Thursday, September 25, 2008

New Yard Bird

On Monday, we had a new species show up in our backyard. It was a Blue-gray Gnatcatcher. Unfortunately, it was just passing through and hasn't been seen again.

A Blue-gray Gnatcatcher

Coincidentally, when we spent two hours at Sheldon Lake Environmental Center last week, six of the eight birds that we saw were Blue-gray Gnatcatchers.

This takes our yard list to 42. That's bird species seen in our yards since we moved to Cypress in January 2005. Of course, the number would be a lot higher if we counted birds that overfly our property!

Tuesday, September 16, 2008

Before and After Hurricane Ike

On Wednesday, we had to evacuate Surfside because of Hurricane Ike, and so we drove home via Galveston, with a side trip over to the Audubon beach on Bolivar.

The beach was as full of birds as ever.

We were hoping to see Magnificent Frigatebirds on the ferry ride but had scores of views of Bottlenose Dolphins instead.

The hurricane came early Saturday morning and it was still strong when it passed over Cypress. However, we were lucky: We lost only some tree limbs and our pwer went out for just one day.

I posted a while back about how woodpeckers ride out storms by clinging to trees. During Ike, I was able to see one of our Red-bellied Woodpeckers doing just that. It hunkered down against the trunk of our elm and kept moving to whichever side was most sheltered.

We won't be going to Galveston or Bolivar again any time soon. The island was very badly hit and the peninsula was really devastated. Like us, Surfside got the "clean" side of the storm but even that was enough to cause a huge amount of damage. Ike had one good result, though. The public beach there was rather spoiled by 14 houses built years ago right on the waterline. Apparently, 10 of those houses aren't there any more!

Thursday, September 11, 2008

Vacation Interrupted

On Monday we went down to Surfside, where we had rented a beach house for four days. It was perfect weather and the location was great for fishing (for my daughter's partner, Jose-Luis) and birding (for me). The first afternoon, we sat on the deck watching Willets and Laughing Gulls arguing on the beach as a Reddish Egret hunted in the surf. Jose-Luis was thrilled to catch a small Hammerhead Shark.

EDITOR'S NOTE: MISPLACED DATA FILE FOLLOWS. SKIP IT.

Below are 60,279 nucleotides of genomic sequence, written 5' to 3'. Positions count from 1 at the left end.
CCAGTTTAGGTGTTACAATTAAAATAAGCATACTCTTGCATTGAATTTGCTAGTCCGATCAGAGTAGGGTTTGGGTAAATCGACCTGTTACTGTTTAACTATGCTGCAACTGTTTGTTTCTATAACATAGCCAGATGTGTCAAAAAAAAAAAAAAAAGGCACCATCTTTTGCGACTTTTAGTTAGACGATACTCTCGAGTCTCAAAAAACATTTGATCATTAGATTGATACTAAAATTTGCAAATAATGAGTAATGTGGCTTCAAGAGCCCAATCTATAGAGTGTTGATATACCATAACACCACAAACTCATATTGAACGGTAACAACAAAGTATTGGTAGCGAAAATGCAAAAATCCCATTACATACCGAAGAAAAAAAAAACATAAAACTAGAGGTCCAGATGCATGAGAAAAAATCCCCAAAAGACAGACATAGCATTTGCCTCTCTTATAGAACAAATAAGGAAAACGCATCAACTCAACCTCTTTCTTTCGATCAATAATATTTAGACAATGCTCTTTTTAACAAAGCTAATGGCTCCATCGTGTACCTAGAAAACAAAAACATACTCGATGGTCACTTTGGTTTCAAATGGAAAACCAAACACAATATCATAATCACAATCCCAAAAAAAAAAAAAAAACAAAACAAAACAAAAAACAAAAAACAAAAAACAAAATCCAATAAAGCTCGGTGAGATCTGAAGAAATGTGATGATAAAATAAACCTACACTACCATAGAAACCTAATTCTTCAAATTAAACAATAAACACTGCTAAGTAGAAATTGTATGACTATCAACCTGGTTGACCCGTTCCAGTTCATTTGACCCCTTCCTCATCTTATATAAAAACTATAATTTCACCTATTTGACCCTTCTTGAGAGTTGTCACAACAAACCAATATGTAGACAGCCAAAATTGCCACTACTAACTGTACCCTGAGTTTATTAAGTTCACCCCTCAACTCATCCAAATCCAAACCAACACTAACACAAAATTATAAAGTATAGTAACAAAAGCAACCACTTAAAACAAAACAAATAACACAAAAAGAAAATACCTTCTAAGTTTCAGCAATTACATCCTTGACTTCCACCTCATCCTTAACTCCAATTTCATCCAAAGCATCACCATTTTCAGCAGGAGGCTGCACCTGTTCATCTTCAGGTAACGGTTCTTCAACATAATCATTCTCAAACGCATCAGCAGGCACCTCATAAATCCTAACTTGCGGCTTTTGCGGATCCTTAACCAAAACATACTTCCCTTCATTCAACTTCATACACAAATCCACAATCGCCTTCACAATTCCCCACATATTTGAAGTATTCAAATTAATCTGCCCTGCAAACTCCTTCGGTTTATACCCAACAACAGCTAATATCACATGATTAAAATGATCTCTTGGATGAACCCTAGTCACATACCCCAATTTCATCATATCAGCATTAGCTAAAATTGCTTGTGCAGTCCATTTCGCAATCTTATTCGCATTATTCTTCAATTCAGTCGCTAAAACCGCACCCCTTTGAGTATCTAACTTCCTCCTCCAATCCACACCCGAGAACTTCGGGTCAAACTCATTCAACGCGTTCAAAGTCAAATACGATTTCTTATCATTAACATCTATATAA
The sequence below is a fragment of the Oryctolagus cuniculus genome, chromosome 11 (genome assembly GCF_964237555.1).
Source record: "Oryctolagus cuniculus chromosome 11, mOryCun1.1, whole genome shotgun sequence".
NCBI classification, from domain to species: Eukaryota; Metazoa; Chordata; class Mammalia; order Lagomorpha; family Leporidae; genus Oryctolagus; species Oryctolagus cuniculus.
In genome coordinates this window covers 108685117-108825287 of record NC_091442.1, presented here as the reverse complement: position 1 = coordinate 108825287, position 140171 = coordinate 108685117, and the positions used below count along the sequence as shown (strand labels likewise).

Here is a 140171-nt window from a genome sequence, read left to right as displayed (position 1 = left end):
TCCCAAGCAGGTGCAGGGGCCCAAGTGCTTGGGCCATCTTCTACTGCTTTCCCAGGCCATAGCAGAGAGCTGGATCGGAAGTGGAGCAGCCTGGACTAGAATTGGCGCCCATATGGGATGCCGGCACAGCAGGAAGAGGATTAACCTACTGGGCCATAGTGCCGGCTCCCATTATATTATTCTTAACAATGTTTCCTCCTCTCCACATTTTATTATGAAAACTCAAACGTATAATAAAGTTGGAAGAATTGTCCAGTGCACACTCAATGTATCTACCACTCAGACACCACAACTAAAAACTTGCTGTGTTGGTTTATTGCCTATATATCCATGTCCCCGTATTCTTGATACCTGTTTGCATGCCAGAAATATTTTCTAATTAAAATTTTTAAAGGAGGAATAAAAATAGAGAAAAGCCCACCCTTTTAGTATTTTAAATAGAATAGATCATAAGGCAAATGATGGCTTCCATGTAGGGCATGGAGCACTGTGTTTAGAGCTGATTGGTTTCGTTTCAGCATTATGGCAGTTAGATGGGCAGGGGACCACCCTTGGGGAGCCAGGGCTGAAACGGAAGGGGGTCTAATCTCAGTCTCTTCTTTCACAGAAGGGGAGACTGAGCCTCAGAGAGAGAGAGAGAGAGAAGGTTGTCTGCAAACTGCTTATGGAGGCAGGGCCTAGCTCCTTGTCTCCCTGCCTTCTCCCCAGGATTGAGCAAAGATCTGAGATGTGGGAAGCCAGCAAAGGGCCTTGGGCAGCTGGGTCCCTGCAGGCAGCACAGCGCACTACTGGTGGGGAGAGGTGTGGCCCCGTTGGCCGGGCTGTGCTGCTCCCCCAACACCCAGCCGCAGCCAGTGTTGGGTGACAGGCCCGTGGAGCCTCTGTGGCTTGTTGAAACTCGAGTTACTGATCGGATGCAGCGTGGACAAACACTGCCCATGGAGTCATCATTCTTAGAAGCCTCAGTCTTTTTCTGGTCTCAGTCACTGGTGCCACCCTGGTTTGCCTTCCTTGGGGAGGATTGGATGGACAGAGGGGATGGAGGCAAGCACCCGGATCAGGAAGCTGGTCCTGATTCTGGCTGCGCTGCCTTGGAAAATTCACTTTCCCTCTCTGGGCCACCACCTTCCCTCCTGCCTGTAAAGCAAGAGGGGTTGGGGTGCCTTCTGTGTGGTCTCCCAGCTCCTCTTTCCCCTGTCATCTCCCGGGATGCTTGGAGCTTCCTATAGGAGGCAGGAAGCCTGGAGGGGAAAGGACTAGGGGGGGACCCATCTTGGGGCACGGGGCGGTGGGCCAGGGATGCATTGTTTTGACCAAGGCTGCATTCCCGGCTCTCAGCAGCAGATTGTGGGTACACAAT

Jose-Luis enjoying Surfside beach ...

while a Reddish Egret fished a few yards away

The next day, I drove to Brazoria for dawn to do some early-morning birding. Most of the refuge's ponds were dry but there were still enough birds to make the trip worthwhile. Amazingly, there were absolutely no mosquitoes, a first for Brazoria. It was particularly good to see large numbers of adult and juvenile Black-crowned Night Herons, mixed in with Roseate Spoonbills, Black-necked Stilts and various Egrets.

Dawn at Brazoria National Wildlife Refuge

Black-crowned Night Heron and Roseate Spoonbill

Killdeer in the early morning light

Later in the morning, I drove along the beach at Surfside and was rewarded with great views of shorebirds, including American Oystercatchers, Willets, Black-bellied Plovers and Ruddy Turnstones. Gulls and terns were plentiful, as were Brown Pelicans (including a couple which were mating).

Black-bellied Plover

American Oystercatcher


Brown Pelicans

In the afternoon, Jose-Luis continued, encouraged by having caught a second, larger shark. The rest of us went to Brazoria, where my daughter Emma saw her first Roseate Spoonbills.

Great Egret at Brazoria

Roseate Spoonbills (with White Ibis and Snowy Egrets)

Our visit ended well when Emma spotted a young coyote wandering among the flowers by the side of the exit road.

We all woke up on Wednesday looking forward to more beautiful days in Surfside, which Jose-Luis had decided was "paradise." Unfortunately, Hurricane Ike intervened: A mandatory evacuation order was issued and we had to pack up and leave at 10:00 a.m. So much for paradise!

Monday, September 08, 2008

Brazos Bend State Park

Yesterday morning, we took my daughter, her partner and our grandson to Brazos Bend State Park for a picnic.
The park seemed unusually quiet for birds but was still well worth a visit.

40-Acre Lake

40-Acre Lake had scores of Common Moorhens and 7-8 Green Herons, as well as a few Great and Snowy Egrets, White Ibis, Anhingas, Cormorants, Little Blue Herons, Eastern Kingbirds and Red-winged Blackbirds.

Green Heron


Common Moorhen Family

White Ibis

We also saw 14 alligators, including this one lying on the path.
At Elm Lake, the birding situation was similarly quiet, except for scores of Black-bellied Whistling Ducks.

The picnic area was busy with noisy American Crows - and swarms of dragonflies.